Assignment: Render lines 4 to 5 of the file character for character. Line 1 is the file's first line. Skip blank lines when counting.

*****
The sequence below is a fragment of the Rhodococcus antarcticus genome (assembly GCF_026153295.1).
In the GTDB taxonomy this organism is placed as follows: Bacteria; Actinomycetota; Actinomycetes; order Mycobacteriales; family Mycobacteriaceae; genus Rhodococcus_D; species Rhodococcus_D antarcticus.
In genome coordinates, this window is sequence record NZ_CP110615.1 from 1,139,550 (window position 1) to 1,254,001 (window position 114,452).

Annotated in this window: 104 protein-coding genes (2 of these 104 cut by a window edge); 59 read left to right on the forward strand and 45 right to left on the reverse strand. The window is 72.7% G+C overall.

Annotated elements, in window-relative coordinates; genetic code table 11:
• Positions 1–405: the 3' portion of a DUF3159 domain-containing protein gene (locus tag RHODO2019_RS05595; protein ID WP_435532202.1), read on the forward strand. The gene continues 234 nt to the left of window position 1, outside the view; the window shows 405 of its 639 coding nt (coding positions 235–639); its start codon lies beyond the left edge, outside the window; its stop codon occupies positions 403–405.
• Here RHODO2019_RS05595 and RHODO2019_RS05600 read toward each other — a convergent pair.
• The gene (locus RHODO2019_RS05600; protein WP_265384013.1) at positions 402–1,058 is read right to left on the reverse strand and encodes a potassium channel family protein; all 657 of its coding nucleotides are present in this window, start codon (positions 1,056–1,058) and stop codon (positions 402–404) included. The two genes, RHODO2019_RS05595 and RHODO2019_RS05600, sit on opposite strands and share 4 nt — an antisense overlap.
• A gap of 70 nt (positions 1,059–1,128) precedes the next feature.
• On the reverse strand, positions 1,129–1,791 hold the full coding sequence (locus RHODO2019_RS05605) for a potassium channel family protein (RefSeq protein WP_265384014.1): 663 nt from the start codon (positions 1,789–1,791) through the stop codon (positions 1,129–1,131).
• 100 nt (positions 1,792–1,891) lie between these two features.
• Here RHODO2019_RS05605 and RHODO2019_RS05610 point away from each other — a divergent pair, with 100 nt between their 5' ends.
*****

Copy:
Annotated in this window: 104 protein-coding genes (2 of these 104 cut by a window edge); 59 read left to right on the forward strand and 45 right to left on the reverse strand. The window is 72.7% G+C overall.

Annotated elements, in window-relative coordinates; genetic code table 11: